A baseline audiogram performed before the person is hired can help you regularly monitor any changes in their hearing. This is a necessity in loud environments where employees may be at risk for hearing loss. In those circumstances, you can also monitor the effectiveness of any hearing protection that your company provides, such as earplugs or noise-cancelling earphones.

What is Passing for a Hearing Test?

Hearing exams aren’t pass/fail, but the degree of hearing loss. The normal hearing range is 0 decibels (dB), the audiometric testing baseline, to 25 dB. Mild hearing loss is 26-40 dB, moderate loss is 41-55 dB, moderate-to-severe loss is 56-70 dB and profound hearing loss is 71-100 dB.

Can an Employee Refuse a Hearing Test?

OSHA does not require employees to take a hearing test. They also do not prohibit your company from making a hearing check mandatory. Since you may be held liable for hearing loss in a noisy work environment, audiometric testing is required if the work environment noise threshold is 85 dB or above. Pre-employment testing determines the person’s baseline hearing.

Information to Give Your Applicants

If your organization requires an occupational hearing test for all potential employees, you should explain to them why this is important for their health and safety. A non-invasive hearing test is as simple as listening to sounds. It is not at all painful, and Health Street makes it easy for candidates as well as employers. We have more than 14,000 clinics nationwide, and they can choose a time and location that is most convenient.

Is a Hearing Test Required for Employment?

Not all companies will require audiometric testing. Businesses where a hearing test is required for employment have an excellent reason for doing so — to protect the health and well-being of their employees, as well as to ensure workplace safety.

What Should You Not Do Before a Hearing Test

Don’t attend a loud rock concert (or be around loud noises), have wax in your ears or go to your appointment sick, which can cause mucus to build up in your middle ear.

Manage Audiometric Tests and Other Pre-Hire Screenings with StaffGlass

At Health Street, we provide you with easy ways to provide comprehensive screenings, including thorough hearing tests. Our nationwide licensed clinics are conveniently located, and they provide fast, secure results.

For our busines partners, we offer StaffGlass, an integrated recruitment and onboarding platform that combines ID verification, background checks, drug testing, occupational health screenings, e-sign document management and applicant tracking.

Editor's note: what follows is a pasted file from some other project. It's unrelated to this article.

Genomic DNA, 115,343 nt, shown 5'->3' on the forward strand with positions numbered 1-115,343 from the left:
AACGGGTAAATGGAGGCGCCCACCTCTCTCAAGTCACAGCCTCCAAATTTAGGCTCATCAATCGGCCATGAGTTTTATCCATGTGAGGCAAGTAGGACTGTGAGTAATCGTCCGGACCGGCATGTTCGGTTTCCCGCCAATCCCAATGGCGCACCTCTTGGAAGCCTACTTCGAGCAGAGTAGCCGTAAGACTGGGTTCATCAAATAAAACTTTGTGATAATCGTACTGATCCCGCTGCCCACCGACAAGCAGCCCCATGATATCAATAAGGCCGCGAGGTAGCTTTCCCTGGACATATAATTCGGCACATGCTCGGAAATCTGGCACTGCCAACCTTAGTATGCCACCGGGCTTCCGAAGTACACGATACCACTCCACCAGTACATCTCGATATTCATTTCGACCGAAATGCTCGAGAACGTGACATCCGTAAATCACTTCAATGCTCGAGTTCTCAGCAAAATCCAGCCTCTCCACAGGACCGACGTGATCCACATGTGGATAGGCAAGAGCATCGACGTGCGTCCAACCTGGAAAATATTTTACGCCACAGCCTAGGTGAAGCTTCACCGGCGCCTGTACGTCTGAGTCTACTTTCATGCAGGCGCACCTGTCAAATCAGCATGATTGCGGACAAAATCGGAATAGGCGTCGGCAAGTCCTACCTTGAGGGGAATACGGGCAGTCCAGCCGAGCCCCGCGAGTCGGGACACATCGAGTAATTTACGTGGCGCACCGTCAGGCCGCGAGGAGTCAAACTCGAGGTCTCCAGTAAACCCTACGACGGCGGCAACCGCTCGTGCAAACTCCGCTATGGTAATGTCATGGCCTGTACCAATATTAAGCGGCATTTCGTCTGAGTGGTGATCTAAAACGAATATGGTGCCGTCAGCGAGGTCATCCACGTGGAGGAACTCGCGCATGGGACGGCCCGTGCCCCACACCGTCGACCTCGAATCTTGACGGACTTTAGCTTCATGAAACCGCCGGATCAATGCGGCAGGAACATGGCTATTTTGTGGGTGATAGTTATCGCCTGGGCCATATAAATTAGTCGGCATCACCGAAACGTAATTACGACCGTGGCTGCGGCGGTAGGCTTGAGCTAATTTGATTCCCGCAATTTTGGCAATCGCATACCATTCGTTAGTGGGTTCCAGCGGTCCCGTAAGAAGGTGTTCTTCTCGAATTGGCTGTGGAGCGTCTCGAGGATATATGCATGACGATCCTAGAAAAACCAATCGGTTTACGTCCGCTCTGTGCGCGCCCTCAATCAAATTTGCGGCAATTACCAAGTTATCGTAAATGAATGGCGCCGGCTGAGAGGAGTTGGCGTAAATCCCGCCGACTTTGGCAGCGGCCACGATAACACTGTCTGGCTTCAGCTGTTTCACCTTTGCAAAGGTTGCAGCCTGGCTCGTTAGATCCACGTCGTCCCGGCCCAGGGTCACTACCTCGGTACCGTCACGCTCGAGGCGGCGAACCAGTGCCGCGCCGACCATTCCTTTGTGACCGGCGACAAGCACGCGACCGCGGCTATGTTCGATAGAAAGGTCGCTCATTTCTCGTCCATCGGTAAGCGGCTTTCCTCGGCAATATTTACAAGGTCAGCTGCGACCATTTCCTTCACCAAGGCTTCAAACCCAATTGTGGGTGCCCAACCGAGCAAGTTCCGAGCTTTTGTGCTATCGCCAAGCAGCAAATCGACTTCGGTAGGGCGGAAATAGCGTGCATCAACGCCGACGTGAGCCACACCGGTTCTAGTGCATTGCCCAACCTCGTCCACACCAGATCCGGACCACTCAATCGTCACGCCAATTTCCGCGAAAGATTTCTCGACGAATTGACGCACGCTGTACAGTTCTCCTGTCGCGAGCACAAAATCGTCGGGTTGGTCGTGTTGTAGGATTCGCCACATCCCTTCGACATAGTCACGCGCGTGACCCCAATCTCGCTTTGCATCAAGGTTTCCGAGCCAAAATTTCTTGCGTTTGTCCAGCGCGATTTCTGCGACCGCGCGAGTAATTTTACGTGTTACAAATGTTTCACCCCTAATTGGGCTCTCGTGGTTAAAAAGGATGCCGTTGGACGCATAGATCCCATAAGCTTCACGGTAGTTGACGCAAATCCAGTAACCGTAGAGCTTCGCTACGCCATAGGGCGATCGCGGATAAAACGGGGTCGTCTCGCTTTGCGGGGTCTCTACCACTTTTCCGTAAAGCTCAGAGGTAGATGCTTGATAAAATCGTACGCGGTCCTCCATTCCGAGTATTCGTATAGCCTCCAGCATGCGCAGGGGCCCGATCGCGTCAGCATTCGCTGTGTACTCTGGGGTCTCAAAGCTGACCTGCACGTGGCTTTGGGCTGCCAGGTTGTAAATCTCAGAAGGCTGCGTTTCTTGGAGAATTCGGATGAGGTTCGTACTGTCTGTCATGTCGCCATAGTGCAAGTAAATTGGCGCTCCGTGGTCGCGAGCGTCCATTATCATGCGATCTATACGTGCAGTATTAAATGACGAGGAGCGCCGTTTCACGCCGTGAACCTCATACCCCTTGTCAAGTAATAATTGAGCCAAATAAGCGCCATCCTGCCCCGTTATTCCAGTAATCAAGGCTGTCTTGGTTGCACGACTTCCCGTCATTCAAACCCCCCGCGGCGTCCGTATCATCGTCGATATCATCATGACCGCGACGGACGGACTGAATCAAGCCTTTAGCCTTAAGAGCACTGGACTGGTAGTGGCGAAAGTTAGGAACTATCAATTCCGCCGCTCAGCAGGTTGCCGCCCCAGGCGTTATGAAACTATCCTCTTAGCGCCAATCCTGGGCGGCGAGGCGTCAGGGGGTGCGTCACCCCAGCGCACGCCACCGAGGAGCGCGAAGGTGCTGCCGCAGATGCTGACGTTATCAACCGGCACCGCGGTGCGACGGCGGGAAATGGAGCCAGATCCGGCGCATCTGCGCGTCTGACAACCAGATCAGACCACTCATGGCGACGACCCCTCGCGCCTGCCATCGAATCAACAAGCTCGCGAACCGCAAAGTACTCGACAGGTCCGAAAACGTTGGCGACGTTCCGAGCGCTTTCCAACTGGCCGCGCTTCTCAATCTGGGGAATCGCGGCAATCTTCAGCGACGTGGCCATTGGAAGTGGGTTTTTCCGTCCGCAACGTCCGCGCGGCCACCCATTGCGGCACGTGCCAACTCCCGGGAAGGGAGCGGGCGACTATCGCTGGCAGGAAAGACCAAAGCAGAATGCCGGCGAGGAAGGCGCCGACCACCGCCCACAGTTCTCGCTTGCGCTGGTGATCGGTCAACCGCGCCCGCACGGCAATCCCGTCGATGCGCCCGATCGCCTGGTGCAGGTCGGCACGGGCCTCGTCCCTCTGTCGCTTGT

If your company requires pre-employment hearing tests, you can easily schedule the exams for multiple applicants through our secure web-based platform. After the individual chooses a location and time for the hearing exam, you can monitor the status of that exam and then view the hearing test results securely from the dashboard.

All tests and screenings are accessible from the applicant’s record. If you decide to hire them, that becomes their employee record, and you can order, manage and view follow-up testing, maintaining a complete picture of the person’s health over the course of their employment.

Health Street occupational health testing and StaffGlass benefits include:

  • A large network of licensed clinics
  • Safe, private tests from a hearing professional
  • Choose from other exams and drug testing, from within the same application
  • Access testing status and results from anywhere – no hardware or software required
  • Keep a record of your applicant’s baseline hearing and monitor their level of hearing throughout their employment, to comply with OSHA regulations.

Order a pre-employment hearing test for job applicants as part of your recruitment screenings and discover how we can help you streamline your recruitment efforts.

Citations

“Audiometry.” MedlinePlus, U.S. National Library of Medicine, https://medlineplus.gov/ency/article/003341.htm

“The Audiogram.” American Speech-Language-Hearing Association (ASHA), https://www.asha.org/public/hearing/audiogram/

“Hearing Conservation.” Occupational Health and Safety Administration (OSHA), 2002 (Revised), https://www.osha.gov/Publications/osha3074.pdf

“Hearing Tests for Adults: What to Expect.” WebMD, https://www.webmd.com/a-to-z-guides/hearing-tests-for-adults#1